The professional point worth pondering here is whether police training in the appropriate use of firearms is flawed. Or do the police (barring exceptions) think nothing of recklessly using a gun, indifferent to the possible deadly consequences? The training curriculum must ensure that crucial aspects like exercising discretion and restraint with a cool head in tricky scenarios are inculcated in all police recruits. This could minimise avoidable lapses as seen in the Vivek Tewari case.

Such training is all the more critical given that freshly inducted constables, armed with a weapon and the unmissable power of the “vardi” or khaki uniform are often very conscious of the unbridled authority they wield, and feel themselves to be above the law. This reflects in their drastically changed body language.

The newly acquired sense of unquestionable, absolute power, coupled with the fact that many are not recruited on merit alone, results in policemen becoming formidable and intimidating, rather than protectors of civilians. We routinely hear the general public and tax payer narrating stories of police misbehaviour, less often of a willingness to redress grievances.

Several serving police and retired police personnel of the UP cadre shared on conditions of anonymity that there are multiple causes for such extreme brash conduct by the UP police. First, a large number of cops are recruited not necessarily on merit but through unfair means such as using political connections and more likely money power. This practice may have ceased to exist in the present political regime but those recruited in the past through tainted means may be already thriving in the force.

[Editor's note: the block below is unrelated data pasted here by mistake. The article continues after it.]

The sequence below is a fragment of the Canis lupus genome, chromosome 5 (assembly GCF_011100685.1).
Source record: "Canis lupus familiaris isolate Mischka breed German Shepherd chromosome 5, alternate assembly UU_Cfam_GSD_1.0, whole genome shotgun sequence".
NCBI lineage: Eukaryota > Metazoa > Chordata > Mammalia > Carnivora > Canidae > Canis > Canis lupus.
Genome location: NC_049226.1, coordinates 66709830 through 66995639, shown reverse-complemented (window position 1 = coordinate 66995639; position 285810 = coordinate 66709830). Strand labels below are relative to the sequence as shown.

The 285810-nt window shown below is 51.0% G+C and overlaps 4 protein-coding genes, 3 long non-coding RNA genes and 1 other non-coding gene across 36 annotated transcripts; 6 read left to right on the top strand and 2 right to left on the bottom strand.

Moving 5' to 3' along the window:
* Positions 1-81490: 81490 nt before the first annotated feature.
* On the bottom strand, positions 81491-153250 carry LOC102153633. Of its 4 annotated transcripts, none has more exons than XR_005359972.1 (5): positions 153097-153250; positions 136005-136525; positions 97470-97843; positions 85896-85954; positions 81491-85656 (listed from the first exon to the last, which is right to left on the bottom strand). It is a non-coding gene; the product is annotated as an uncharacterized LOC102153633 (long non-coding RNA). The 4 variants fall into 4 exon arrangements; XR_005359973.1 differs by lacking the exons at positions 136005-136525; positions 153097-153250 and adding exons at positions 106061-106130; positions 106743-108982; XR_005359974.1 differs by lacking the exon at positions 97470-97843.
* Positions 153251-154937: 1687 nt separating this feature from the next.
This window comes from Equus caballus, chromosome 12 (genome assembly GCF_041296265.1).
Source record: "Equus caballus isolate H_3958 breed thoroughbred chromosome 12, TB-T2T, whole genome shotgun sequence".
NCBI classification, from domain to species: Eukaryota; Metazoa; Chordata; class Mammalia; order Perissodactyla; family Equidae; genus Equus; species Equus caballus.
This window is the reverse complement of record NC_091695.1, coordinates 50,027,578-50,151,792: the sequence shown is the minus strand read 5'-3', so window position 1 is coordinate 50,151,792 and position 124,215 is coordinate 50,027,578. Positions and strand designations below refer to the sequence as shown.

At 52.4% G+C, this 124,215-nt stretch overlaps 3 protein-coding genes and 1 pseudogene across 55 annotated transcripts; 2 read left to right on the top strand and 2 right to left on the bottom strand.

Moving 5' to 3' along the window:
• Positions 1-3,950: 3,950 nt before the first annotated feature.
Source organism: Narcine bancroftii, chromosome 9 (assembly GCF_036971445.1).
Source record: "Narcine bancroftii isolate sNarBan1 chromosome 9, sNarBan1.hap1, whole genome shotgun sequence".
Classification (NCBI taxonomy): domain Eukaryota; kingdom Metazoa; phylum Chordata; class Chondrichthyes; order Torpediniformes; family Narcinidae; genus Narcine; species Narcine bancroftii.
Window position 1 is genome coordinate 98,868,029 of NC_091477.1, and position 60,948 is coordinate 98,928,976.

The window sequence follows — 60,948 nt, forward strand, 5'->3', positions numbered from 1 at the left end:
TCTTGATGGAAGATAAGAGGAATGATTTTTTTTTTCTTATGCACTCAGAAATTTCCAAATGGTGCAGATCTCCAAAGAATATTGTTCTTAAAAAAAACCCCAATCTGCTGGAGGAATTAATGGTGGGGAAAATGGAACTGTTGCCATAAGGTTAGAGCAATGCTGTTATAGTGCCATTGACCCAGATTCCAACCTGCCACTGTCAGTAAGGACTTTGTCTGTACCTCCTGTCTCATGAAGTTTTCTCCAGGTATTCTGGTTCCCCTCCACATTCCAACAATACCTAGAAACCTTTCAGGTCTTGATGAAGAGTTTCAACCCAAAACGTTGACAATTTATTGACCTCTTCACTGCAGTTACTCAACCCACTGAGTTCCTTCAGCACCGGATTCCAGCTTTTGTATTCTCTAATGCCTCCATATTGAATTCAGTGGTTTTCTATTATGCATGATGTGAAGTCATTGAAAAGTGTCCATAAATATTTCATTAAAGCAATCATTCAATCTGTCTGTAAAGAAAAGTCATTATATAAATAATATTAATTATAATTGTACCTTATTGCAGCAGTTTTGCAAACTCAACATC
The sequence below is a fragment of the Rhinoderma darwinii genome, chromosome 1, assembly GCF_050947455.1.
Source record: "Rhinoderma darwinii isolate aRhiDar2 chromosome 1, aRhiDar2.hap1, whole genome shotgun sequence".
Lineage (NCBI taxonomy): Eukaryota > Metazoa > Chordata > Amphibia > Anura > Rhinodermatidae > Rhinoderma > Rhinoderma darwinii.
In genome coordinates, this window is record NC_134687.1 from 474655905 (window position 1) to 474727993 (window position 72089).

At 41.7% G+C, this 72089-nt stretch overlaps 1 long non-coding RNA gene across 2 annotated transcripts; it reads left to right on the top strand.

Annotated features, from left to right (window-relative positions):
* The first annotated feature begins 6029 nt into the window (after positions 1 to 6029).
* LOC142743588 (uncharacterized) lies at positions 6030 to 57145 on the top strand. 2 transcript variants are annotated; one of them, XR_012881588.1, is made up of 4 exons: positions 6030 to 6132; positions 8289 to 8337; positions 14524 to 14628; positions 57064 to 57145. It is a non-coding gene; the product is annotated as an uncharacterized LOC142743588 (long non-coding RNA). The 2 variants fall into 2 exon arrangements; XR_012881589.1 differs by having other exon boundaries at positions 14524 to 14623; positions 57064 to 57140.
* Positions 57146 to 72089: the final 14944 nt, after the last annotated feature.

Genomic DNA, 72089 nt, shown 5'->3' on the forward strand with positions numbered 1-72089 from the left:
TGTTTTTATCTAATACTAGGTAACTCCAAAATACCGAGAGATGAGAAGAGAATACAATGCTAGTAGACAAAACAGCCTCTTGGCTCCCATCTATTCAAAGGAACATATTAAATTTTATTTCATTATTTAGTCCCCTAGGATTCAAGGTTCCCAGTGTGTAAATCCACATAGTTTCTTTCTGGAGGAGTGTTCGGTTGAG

This image must be shed once and for all. We have been hearing for long about impending police reforms which may improve the force’s public image. Controlling this psychological element is inevitable for creating a friendlier police persona.

Of course, we must ensure that the welfare of constables is not forgotten. Their poor working conditions, long hours, and endless responsibilities must be improved at the earliest to create a congenial working atmosphere for these foot soldiers who are custodians of public safety and security.

No doubt, UP is a large state and the police force is equally huge, making it unwieldy to manage. But a reassuring and pleasant public image, especially at the police station and at check points, is critical. At this point of time, the UP CM seems to be displaying the intent to curb crime and run a people-friendly police force. His DG Police is a dedicated and competent officer with experience of nearly 35 years. It would augur well if the team undertakes the exercise of weeding out undesirable elements from the force through periodical psychological tests and revamps the recruitment procedure to induct those with a people-friendly, empathetic disposition.

This could help reduce cases of “trigger happy” misadventures as seen in the unfortunate death of Vivek Tewari, and at least partially restore the people’s faith in their police force.

The writer is a former IPS officer and a security analyst. Views are
personal.